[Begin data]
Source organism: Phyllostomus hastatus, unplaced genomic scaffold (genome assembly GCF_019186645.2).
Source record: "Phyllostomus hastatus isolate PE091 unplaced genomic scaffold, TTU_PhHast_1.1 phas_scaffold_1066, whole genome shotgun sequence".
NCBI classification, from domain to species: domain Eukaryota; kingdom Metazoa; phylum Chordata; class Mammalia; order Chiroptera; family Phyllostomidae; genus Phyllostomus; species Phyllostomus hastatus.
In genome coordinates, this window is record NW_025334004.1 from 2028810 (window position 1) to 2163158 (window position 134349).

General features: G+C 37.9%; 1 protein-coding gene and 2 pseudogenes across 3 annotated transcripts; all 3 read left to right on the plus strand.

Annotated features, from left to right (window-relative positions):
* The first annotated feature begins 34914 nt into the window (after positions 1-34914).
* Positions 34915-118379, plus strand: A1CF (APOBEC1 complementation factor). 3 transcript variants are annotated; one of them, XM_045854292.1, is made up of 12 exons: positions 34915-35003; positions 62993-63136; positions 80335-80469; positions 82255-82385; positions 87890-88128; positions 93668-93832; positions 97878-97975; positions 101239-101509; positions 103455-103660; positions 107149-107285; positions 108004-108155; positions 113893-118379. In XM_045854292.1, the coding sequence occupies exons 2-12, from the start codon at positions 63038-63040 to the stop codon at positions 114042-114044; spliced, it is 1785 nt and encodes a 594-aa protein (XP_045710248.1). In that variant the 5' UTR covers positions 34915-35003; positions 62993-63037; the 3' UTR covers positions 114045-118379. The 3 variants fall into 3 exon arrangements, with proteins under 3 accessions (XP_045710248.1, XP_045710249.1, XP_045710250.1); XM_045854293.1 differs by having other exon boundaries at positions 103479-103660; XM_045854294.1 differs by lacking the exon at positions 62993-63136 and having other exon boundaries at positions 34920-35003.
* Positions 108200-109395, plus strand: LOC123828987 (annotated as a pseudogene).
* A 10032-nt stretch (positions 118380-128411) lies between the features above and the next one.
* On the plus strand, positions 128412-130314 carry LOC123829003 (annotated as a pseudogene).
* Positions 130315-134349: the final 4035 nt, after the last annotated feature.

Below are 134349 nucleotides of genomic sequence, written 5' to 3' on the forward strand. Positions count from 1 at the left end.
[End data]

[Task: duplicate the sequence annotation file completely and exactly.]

Source organism: Phyllostomus hastatus, unplaced genomic scaffold (genome assembly GCF_019186645.2).
Source record: "Phyllostomus hastatus isolate PE091 unplaced genomic scaffold, TTU_PhHast_1.1 phas_scaffold_1066, whole genome shotgun sequence".
NCBI classification, from domain to species: domain Eukaryota; kingdom Metazoa; phylum Chordata; class Mammalia; order Chiroptera; family Phyllostomidae; genus Phyllostomus; species Phyllostomus hastatus.
In genome coordinates, this window is record NW_025334004.1 from 2028810 (window position 1) to 2163158 (window position 134349).

General features: G+C 37.9%; 1 protein-coding gene and 2 pseudogenes across 3 annotated transcripts; all 3 read left to right on the plus strand.

Annotated features, from left to right (window-relative positions):
* The first annotated feature begins 34914 nt into the window (after positions 1-34914).
* Positions 34915-118379, plus strand: A1CF (APOBEC1 complementation factor). 3 transcript variants are annotated; one of them, XM_045854292.1, is made up of 12 exons: positions 34915-35003; positions 62993-63136; positions 80335-80469; positions 82255-82385; positions 87890-88128; positions 93668-93832; positions 97878-97975; positions 101239-101509; positions 103455-103660; positions 107149-107285; positions 108004-108155; positions 113893-118379. In XM_045854292.1, the coding sequence occupies exons 2-12, from the start codon at positions 63038-63040 to the stop codon at positions 114042-114044; spliced, it is 1785 nt and encodes a 594-aa protein (XP_045710248.1). In that variant the 5' UTR covers positions 34915-35003; positions 62993-63037; the 3' UTR covers positions 114045-118379. The 3 variants fall into 3 exon arrangements, with proteins under 3 accessions (XP_045710248.1, XP_045710249.1, XP_045710250.1); XM_045854293.1 differs by having other exon boundaries at positions 103479-103660; XM_045854294.1 differs by lacking the exon at positions 62993-63136 and having other exon boundaries at positions 34920-35003.
* Positions 108200-109395, plus strand: LOC123828987 (annotated as a pseudogene).
* A 10032-nt stretch (positions 118380-128411) lies between the features above and the next one.
* On the plus strand, positions 128412-130314 carry LOC123829003 (annotated as a pseudogene).
* Positions 130315-134349: the final 4035 nt, after the last annotated feature.

Below are 134349 nucleotides of genomic sequence, written 5' to 3' on the forward strand. Positions count from 1 at the left end.